Friday, June 25, 2010

Summer Time & The Livin' is Easy

This past weekend Kelsey and I jetted off to Cabo San Lucas to celebrate the kick off of summer and for surviving our second year in college. It had been some time since our last Cabo visit so we were excited to hit Medano Beach and see all the action we had been missing.

While hanging out at the Mango Deck, Kelsey noticed a boat out in the water with Body Glove logos. Not just any boat but a catamaran, and aboard that boat was our friend Cortez, whom we had not seen in a couple years. Excited to see such a new attraction in the water, Kelsey and I decided we had to check it out.

With just a hop, skip and a water taxi ride later, we were aboard the Body Glove Catamaran with Captain Cortez, First Mate TJ and their trusty water pup, Bailey.

Within minutes we were sailing far from the lively chaos of Medano's sandy beach and out into the beautiful and calm Sea of Cortez. Although Kelsey and I have been to Cabo countless times, seeing the iconic arc from a boat up close and personal was like seeing Cabo for the very first time all over again. Basking in the sunshine we sailed for about an hour out to the Pacific side.

Out at sea, we hopped into the water and floated around on rafts. For a moment there, I laid back and closed my eyes, and thought to myself, I am living the dream. Just us and the ocean, and Bailey of course. Bailey was one fearless water dog. It was as if she had lived on a boat her whole life. The second you tossed a toy off the boat she was right into the water retrieving it.

After some serious relaxation time, we climbed back onto the catamaran and headed for the shore. Little did we know that even though we were on our way back, the adventure was far from over. One of the fishing lines we had in the water was spinning like crazy, we had caught a fish without even trying!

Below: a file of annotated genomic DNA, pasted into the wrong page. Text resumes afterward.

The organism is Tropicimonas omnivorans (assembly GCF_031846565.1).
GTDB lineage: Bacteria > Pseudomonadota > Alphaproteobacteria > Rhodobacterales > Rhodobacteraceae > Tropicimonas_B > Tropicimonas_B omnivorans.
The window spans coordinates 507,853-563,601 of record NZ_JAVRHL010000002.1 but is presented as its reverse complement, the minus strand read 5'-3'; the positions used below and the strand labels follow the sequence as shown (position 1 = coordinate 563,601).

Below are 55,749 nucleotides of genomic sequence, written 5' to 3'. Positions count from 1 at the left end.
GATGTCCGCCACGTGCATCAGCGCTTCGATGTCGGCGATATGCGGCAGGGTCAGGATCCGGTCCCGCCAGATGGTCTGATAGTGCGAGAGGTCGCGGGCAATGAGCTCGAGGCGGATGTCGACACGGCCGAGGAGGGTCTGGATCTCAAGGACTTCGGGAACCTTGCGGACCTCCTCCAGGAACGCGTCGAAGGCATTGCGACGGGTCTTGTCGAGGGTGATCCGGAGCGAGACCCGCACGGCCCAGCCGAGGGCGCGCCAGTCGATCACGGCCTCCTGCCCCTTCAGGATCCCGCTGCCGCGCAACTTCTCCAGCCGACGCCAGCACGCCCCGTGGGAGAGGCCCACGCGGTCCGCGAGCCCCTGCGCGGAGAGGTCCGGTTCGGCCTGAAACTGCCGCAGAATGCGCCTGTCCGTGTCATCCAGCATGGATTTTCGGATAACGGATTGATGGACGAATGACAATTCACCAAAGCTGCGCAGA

Kelsey got first hand experience in reeling in the fish. After a difficult 10 minute battle, kelsey, with the help of the crew, wrestled a decent sized fish right up onto the boat! For a first timer you could say she was quite the fish reeling champ.

We took pictures and celebrated Kelsey's first catch. It was a great way to end the adventurous day.

If you are planning a trip to Cabo San Lucas, the Body Glove catamaran is the perfect way to experience the Sea of Cortez. I would 100% recommend it to anyone. They offer tours for $20 per person per hour and offer a variety of activities to keep the action and adventure going. From sailing to snorkeling or even just going to catch the sunset from the water, the memories will last a lifetime.

How to Contact
Body Glove Boat Tour:


Want a first hand look at the catamaran in action without actually being on the water? Check out their short video on YouTube:

Thursday, June 24, 2010

Learn more about the Body Glove Adult Swim Mask & Goggle Set by clicking on the picture!

Tuesday, June 15, 2010

Surf-A-Thon To Benefit Ocean Conservation

June 20 is International Surf Day and Project Save Our Surf has teamed up with the Surfrider Foundation and Surfing Magazine to present SURF 24, an all day surfing marathon to benefit our beautiful oceans. Enjoy live music, celebrity appearances, entertainment, and more. Event kicks off at 11 am on June 19 beside the legendary Huntington Beach Pier and benefits Heal the Bay, Inside the Outdoors, and the Surfrider Foundation.

Whether you live near the coast or not the ocean a vital part of our every day lives. Below Heal the Bay offers up some examples of why the ocean is important to all of us.

All over the world, people depend on fish and seafood for their daily food. More than 1 billion people worldwide depend on fish as their primary source of protein. Many of these people fish to feed themselves—they spend their days on the water bringing home enough seafood to feed their families. Unfortunately, as we pollute our oceans, we see more and more contamination in seafood. Some seafood is not even safe to eat anymore. Also, pollution decimates habitat and fish populations, meaning that there are fewer and fewer fish to catch. Just as important, fisheries around the world currently employ about 200 million people. If fish populations decrease, these people will find themselves with jobs.

Product Ingredients